Everything You Need to Know About Blush, and How to Apply It

Blush is one of those products that we grew up seeing on our mom’s vanity and in the handbag of every glamorous woman we looked up to, but when we have it in-hand, we’re “now what?” Let’s talk about what it is, what it’s for, and how best to use it.

What Is Blush, Exactly?

First, blush is a soft pigment available in powders or creams meant to mimic the natural flush of your face, making your complexion look more healthy and vibrant.

Now, I already have to put on the brakes because there’s a flaw here. Not everyone has a natural flush in their face, including me. I don’t blush! Because of this, it took me a longer time than most to get the hang of using blush, since I had no natural coloring or placement to mimic. If you’re like me and are unable to naturally blush, then don’t worry, you can still use blush to, well, you get what I mean.

Whether your face has natural rosy coloring or not, blush is also great if you’re using a medium to full coverage base. Full coverage foundations are meant to mask imperfections, but in doing so, they also knock out your natural coloring, which is when you’ll reach for a blush to put all that back in.

The Two Types of Blush, and When to Use Them

Before we get started, there are two major types of foundation:

  • Powder Blush can be used on a bare face or over your foundation. They are available in the widest range of shades with finishes that range from matte to satin and illuminating. Usually applied with a brush, they can be easily blended out for a soft flush of color, or built for drama. If applying powder blush to bare skin, it’s wise to first use a makeup primer to give the blush something to cling to and help make it stay.
  • Cream Blush can be blended on top of your foundation and is especially good on bare skin. They have more staying power than a powder and don’t need a primer to cling. They can be applied and blended out with your fingers, a brush, or a sponge. Creams have a reputation of being too pigmented, but when you’re starting out with a new product, everything should be applied with a light hand, so don’t let that scare you.

I actually prefer creams. They tend to look a bit more natural, in that they appear that the color is coming through the skin rather than sitting on top of it. They are also ideal for the winter months as they’re a little more hydrating and won’t accentuate dry skin.

The Best Way to Apply Your Blush for Your Ideal Look

Everyone tells you to smile and tap the blush on the apples of your cheeks, which are the most prominent parts of your cheeks, the parts that jut out when you smile.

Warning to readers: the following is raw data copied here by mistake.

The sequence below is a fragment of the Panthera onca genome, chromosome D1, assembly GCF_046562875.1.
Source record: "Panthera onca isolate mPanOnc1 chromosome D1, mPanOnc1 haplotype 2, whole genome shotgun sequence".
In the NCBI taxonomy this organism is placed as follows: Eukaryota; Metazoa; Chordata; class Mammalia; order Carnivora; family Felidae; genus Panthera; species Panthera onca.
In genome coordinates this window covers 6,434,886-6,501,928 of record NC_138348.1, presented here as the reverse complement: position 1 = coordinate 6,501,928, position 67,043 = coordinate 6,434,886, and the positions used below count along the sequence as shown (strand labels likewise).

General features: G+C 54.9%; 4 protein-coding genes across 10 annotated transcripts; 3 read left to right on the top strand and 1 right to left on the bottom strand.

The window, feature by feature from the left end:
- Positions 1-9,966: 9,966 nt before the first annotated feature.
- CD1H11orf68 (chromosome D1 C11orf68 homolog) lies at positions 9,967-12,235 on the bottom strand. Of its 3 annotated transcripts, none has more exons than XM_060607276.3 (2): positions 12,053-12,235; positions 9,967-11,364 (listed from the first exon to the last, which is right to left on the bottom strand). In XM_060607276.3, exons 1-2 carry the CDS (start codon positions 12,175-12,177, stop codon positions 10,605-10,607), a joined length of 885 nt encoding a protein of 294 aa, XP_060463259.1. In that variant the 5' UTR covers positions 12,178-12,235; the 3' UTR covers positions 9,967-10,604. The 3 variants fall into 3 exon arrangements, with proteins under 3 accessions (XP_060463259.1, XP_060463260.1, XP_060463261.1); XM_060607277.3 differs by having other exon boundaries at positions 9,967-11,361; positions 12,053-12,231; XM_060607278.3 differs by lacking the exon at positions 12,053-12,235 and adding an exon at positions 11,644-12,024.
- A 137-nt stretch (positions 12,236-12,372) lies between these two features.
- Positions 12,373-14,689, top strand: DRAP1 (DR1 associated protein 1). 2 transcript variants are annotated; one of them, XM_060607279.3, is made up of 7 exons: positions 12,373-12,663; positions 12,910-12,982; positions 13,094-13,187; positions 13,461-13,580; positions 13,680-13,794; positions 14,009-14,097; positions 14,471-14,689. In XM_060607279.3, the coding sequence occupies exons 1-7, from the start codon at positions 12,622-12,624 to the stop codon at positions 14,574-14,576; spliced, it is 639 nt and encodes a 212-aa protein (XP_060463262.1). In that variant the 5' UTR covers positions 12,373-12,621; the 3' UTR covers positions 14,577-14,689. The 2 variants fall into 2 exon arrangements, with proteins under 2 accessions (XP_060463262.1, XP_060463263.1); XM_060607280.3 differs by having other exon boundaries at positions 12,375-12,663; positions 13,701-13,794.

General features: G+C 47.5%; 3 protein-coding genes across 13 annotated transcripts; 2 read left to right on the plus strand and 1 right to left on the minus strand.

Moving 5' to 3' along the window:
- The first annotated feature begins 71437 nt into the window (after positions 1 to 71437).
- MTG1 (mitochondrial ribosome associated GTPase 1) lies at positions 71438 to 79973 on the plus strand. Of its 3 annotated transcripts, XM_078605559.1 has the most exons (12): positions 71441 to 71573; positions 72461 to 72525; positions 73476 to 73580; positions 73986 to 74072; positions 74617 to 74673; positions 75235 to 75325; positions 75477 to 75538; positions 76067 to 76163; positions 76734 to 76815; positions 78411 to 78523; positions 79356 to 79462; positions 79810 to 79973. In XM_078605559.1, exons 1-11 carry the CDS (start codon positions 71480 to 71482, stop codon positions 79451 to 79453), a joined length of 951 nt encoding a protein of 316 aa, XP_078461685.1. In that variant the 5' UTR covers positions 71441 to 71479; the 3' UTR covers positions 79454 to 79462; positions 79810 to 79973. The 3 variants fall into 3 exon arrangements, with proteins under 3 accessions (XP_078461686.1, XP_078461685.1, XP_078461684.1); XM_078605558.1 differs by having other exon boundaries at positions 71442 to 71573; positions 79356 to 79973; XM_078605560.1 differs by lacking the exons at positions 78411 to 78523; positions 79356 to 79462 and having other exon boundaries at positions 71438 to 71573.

This is a nice way to start, but blush, like eyeliner, like anything, differs with the shape of your face. Don’t be afraid to play around with placement. Personally, if I apply solely on the apples of my cheeks, it puts too much color on the front of my face and flattens it out, making me look like Thomas the Tank Engine. I tend to start the blush halfway on the apples on my cheeks, and brush it back and up toward (but not actually reaching) the top of my ears. This creates nice movement and shape.

I’m not from the “less is more” school of thought, not by a long shot. However, when we’re starting out with blush, remember, it’s a lot easier to add a bit of color and then build it up than it is to diffuse too much of it by blending it out. Usually, you’ll need next to nothing to get a nice wash of color, so don’t get too crazy off the rip.

Pick a small to medium-sized face brush with bristles that aren’t too dense. A stipple brush is perfect for this. This one is my favorite. It’s perfect.

The bristles aren’t too densely packed and they differ in length, so they blend the product softly without building color too quickly. If the bristles are too tightly packed, you’ll run the risk of laying down too much product that you won’t be able to diffuse as easily and the brush will keep laying down more and more blush.

Tap the brush into the pan, flick the stem of the brush to knock off any excess product (a good rule for anything you’re applying with a brush.) Lightly tap on your cheek, and then blend using soft swirling motions. I sweep the brush back and slightly up while I’m blending, but you can determine what placement is best for the shape of your face.

If you’re not accustomed to wearing blush, you might think it looks a little weird on your face. It doesn’t, you’re just not used to it yet. Take a breath, walk away from the mirror, and come back five minutes later. When you give your eyes a rest and then take in your whole look, you’ll be surprised at how much you like it.

If you still feel like you applied too much, don’t worry! Just pop some foundation over it. If you used a powder blush, use a powder foundation to mute the color. This is the only thing I use powder foundations for but it never lets me down. If you used a cream blush, then a sheer layer of cream foundation will soften it nicely. Also, doing this makes it look more like your skin is naturally flushing, so it’s not a bad thing to keep in mind.

In terms of color… There are a hundred articles that will tell you about warm tones and cool tones and what colors NOT to wear. Here’s the thing: do you. If you think it’s a pretty color, if you think it looks good on you, then wear it. I wear a purple blush every day. My hair is purple, so it’s actually very flattering, but I’d still be wearing the same shade even if my hair was its natural color, whatever that means. You’re smart. It’s your face. You call it.

Some things to remember: A light hand is always the best place to start. A good brush is just as important as a good product, and will do just as much good. There’s no right way to do it, it’s alright to play around with placement and change things up until you find what works for you. If you think you look great, then you do. You already look great.

Source: Everything You Need to Know About Blush, and How to Apply It

How to Streamline Your Makeup Routine to Spend Less Time Getting Ready

I appreciate what makeup can do, but my morning time isn’t unlimited. And I don’t feel like spending a ton of time and effort on cosmetics, anyway. Still, I like the way my lashes look curled and my eyes look shadowed. Here are some tips to get the most out of your makeup routine with the least amount of time, effort, and products.

Makeup isn’t for everyone, but if you choose to wear it, it can be a time-consuming process. But with a little organizing, you can come up with a basic routine that’ll make it easier.

Cut Down Your Stash